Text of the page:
Action Item: Write one sentence, no greater than 120 words, that describes your business in a nutshell. One easy way to improve your company’s website is to make sure your homepage has a clear, short headline giving visitors a one-sentence summary of what you do. This can be in the form of an actual text headline or, depending on your site’s design, can be part of a banner or header image.

3. Can your visitors easily find what they’re looking for?
Even visitors to large corporate websites experience usability issues when it comes to site navigation. In an effort to provide site visitors with information (probably in hopes to show their expertise in their given industry), a site’s owner will overwhelm their audiences with technical data and industry mumbo jumbo. Hint: If you find yourself using the words on this list, try rewriting some of your content.

Z pattern design - logo in top left, call to action in bottom right, is important to web design success

Notice the natural reading pattern of the human eye on any website – a clear Z pattern. Photo courtesy of: http://geographicfarm.com

One easy tip to remember when building your website is this: don’t reinvent the design wheel. Most modern websites have a predictable layout and navigation pattern; most effectively – a “Z” shaped pattern. If you want to start off on the right foot in making your website the best it can be, keep your logo at the top left and your call to action at the bottom right.

Action Item: If you already have a live website, try out a random user testing site like UserTesting.com. They recruit random participants from around the world to visit your site and provide feedback on how easy (or challenging) it was to complete a specific task on your website (ex: completing the checkout process; finding contact information; making a donation).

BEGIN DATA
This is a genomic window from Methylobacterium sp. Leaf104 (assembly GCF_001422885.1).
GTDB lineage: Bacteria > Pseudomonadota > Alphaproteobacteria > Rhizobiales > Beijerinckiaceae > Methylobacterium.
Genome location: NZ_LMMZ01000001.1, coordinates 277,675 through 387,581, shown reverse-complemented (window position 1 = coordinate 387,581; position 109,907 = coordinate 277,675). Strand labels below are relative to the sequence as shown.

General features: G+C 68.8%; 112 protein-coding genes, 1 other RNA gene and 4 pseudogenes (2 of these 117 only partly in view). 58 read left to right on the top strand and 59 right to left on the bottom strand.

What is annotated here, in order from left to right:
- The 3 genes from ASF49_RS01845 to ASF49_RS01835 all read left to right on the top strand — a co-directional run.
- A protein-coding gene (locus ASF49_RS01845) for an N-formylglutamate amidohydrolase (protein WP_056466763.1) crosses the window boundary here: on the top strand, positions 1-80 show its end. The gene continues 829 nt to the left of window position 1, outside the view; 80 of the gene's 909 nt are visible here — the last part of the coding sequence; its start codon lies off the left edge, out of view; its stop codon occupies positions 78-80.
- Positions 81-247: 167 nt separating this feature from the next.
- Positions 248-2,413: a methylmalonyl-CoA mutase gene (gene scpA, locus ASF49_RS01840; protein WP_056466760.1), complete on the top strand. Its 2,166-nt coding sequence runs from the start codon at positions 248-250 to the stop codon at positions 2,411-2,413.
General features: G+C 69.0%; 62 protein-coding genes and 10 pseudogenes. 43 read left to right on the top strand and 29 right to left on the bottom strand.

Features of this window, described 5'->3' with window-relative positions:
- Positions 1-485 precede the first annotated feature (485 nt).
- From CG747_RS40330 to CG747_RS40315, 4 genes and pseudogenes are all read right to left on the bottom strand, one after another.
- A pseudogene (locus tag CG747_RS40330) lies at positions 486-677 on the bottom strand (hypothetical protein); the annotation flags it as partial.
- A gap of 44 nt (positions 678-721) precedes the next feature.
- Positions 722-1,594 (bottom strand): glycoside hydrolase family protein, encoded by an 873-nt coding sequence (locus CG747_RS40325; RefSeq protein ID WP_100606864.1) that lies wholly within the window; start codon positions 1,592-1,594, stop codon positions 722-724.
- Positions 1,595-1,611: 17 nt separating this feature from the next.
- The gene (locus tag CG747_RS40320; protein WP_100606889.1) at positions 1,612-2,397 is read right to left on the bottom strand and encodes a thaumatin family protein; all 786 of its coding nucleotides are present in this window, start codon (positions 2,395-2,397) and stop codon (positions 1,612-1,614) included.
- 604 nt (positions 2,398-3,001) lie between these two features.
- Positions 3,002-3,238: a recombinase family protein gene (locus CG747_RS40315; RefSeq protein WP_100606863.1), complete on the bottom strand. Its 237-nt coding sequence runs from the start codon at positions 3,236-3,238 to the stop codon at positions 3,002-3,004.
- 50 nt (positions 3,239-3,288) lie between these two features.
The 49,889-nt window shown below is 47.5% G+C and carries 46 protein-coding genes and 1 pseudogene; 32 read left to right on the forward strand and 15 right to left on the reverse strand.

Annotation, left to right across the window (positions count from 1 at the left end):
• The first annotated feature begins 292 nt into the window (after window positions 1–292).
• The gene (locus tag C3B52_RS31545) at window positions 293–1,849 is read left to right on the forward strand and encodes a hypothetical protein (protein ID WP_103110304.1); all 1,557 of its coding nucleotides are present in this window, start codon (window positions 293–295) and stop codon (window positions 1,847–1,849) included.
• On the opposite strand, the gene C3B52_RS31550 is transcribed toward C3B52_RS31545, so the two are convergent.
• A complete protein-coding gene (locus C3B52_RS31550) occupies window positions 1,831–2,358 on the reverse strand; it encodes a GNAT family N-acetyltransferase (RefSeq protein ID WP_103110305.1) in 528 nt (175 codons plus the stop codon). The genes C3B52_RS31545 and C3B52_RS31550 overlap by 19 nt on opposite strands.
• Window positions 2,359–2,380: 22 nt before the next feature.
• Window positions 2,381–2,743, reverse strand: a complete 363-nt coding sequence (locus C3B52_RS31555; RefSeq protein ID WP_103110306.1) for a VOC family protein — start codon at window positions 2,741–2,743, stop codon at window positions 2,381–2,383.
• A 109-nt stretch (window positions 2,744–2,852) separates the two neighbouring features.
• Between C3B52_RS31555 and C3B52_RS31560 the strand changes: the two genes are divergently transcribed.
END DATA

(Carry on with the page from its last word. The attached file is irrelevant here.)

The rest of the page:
4. Is your website connecting with the appropriate audience?
If you’ve clearly defined your target audience, you have a basic idea of what their interests are, their likes and dislikes, and what kind of information they’re searching for on Google when they’re on the lookout for a company like yours.

The easiest part of this equation is the design aesthetic of your site – it should be fitting for your target demographic. If you’re targeting pre-teens to sell them skin care products, your site should look fun, load quickly, feel real (no corporate speak here), and offer information on how they can solve their pain points. If your site looks like your local bank’s website, you’ve done something wrong.

Your website should not only take into consideration the age group of your audience, but also it’s lifestyle. Think about the difference between an upscale steak and seafood restaurant’s website versus a family diner. Each site’s audience will relate to a different look, feel, and site navigation structure. They’re also looking for different kinds of information (ex: today’s menu versus price).
Website style example showing an upscale restaurant in NYC vs a family diner in LayFayette, IN

Ask yourself the above questions about your company’s website and be honest with yourself. Building a great website is not something that happens overnight – it takes a lot of thought, planning, expert execution and testing. If you follow the above action items, you’re sure to improve your company’s website in a measurable way. Remember, you have to define your goals first and them move on from there.

What have you found makes the biggest impact on your business’s website performance? Share your thoughts and comments below.

For a free 30 minute web design consultation to help improve your company’s website, connect with the marketing pros at iima productions. iima knows how to create attractive, professional websites that convert your prospects into buyers. They’ll also help you integrate your website into your business plan by helping you connect with your customers through social media, print design, logo creation and marketing strategy.